Basal cell carcinoma is a cancer of the skin that affects the areas that are in direct sunlight. This type of cancer is less likely to spread from your skin to other parts of your body, but it can move nearby into bone or other tissue under your skin. The tumors on the skin start as small bumps, usually on your nose or other parts of your face. But you can get them on any part of your body, including your trunk, legs, and arms.
Too much exposure to Ultraviolet (UV) rays from the sun, or even tanning beds, are the main cause of basal cell carcinoma. Over time, as the UV ray touches your skin it damages the DNA in the skin cells. The DNA holds the code for the way these cells grow. When it is damaged, the DNA can cause cancer to form. The process is gradual.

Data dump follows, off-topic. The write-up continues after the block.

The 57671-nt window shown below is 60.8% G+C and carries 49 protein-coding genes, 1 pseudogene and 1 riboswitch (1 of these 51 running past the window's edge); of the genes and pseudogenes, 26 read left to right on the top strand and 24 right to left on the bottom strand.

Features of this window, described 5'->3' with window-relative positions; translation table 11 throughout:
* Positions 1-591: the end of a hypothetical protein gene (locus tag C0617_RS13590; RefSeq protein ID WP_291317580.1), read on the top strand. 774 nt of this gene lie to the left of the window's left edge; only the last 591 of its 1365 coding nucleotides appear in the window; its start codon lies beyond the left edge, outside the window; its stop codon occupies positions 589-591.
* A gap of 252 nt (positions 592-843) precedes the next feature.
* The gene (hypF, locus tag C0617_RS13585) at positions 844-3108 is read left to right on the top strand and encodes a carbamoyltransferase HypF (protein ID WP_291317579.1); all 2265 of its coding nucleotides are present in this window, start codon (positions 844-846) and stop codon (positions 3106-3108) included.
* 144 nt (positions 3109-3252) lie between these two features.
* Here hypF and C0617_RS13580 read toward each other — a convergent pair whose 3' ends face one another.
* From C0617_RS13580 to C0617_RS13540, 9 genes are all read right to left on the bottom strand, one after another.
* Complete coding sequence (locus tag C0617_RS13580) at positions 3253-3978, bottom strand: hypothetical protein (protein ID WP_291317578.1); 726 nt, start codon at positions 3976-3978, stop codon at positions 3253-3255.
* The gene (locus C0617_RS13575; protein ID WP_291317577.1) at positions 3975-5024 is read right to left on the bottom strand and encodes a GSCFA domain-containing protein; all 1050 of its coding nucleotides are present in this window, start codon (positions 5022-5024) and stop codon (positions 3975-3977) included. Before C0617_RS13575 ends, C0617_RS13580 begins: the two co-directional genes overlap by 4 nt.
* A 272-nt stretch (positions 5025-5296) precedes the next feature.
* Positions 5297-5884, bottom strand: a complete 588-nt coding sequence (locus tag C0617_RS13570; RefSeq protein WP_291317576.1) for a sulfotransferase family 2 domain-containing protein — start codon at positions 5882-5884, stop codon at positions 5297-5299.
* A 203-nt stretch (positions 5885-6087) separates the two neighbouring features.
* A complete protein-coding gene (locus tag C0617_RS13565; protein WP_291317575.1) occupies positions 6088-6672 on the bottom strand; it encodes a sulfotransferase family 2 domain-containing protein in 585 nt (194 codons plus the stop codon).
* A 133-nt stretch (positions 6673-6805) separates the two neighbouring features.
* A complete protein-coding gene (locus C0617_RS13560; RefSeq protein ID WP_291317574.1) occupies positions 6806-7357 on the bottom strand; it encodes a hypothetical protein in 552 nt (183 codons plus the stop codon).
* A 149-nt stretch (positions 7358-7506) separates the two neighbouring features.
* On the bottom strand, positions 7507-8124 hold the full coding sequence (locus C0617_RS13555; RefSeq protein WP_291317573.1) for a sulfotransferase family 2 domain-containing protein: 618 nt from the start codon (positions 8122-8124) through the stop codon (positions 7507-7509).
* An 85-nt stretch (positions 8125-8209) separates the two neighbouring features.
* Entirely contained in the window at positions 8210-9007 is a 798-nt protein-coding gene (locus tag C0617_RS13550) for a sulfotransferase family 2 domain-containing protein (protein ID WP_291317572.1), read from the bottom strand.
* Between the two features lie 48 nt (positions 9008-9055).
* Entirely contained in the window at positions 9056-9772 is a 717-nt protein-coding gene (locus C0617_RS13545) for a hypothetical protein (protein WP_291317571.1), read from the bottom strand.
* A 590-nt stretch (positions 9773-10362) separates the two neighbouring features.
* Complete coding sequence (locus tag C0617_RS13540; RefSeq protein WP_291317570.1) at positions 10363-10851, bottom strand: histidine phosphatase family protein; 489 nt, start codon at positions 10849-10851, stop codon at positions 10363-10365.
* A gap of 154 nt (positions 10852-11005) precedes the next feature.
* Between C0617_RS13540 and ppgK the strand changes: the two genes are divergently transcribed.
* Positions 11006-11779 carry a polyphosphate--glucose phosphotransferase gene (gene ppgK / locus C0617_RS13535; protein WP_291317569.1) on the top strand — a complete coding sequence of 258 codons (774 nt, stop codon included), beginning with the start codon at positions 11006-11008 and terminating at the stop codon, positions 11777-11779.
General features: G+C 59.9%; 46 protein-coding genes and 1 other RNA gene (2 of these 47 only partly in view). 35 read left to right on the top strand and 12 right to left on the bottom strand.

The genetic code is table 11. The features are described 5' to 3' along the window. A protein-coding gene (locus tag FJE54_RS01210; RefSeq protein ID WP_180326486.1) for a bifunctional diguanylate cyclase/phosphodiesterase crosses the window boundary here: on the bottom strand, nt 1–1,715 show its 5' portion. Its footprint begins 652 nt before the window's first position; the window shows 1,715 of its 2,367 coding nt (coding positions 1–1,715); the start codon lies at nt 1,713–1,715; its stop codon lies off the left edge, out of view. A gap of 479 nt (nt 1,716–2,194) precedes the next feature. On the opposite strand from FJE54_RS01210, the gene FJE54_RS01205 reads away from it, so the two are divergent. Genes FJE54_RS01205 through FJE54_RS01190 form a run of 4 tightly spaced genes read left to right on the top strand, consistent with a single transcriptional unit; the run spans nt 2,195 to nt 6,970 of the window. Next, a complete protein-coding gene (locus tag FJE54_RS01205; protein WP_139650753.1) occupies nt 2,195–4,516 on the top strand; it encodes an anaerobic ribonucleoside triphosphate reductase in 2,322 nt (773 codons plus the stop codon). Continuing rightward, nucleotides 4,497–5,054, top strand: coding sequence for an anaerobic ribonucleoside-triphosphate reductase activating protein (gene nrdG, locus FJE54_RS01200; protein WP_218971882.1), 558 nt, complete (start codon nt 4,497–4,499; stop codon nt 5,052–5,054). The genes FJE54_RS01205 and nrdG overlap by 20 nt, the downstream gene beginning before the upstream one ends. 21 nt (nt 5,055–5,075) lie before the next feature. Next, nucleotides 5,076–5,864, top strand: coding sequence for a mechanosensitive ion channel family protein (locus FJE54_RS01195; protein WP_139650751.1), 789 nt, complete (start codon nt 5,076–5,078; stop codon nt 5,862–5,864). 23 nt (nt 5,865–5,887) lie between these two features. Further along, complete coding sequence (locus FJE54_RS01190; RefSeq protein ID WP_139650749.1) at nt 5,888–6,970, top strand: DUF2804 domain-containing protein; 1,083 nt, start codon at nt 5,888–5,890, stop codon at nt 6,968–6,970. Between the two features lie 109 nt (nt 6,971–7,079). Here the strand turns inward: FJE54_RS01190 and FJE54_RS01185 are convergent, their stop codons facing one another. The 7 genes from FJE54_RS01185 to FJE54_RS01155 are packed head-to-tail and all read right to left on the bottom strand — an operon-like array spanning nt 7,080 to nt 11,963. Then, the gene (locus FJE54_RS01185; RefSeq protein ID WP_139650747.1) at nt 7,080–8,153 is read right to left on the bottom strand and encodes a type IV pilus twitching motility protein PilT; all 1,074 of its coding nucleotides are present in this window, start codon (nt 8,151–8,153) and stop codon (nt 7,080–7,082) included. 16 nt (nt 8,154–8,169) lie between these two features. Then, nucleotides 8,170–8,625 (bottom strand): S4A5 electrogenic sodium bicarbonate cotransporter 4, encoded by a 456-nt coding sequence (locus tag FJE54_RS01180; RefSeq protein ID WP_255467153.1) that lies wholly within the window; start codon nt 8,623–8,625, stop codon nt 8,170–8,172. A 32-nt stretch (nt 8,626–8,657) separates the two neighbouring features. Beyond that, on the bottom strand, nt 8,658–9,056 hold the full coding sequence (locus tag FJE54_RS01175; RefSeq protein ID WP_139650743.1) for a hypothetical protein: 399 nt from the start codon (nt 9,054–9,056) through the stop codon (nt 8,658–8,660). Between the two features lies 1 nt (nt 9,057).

Basal cell carcinoma can cause a skin growth to form. It has the look of a dome shape that has blood vessels in it that is either pink, brown, or black. Basal cell carcinoma will first show up as small "pearly" bumps that look like a flesh-colored mole or a pimple that doesn’t go away. Other symptoms can be a waxy, hard skin growth. It can be diagnosed by having a dermatologist check for suspicious spots on the skin. They may also ask questions like:
"Did you spend a lot of time in the sun while you were growing up?"
"Have you had blistering sunburns?"
"Do you use sunscreen?"
"Have you ever used tanning beds?"
"Have you had unusual bleeding spots on your skin that don't heal?"
Your doctor will take a sample, or biopsy, of the growth. He will numb the area and remove some of the skin. Then he sends it to a lab, where it will be tested for cancer cells.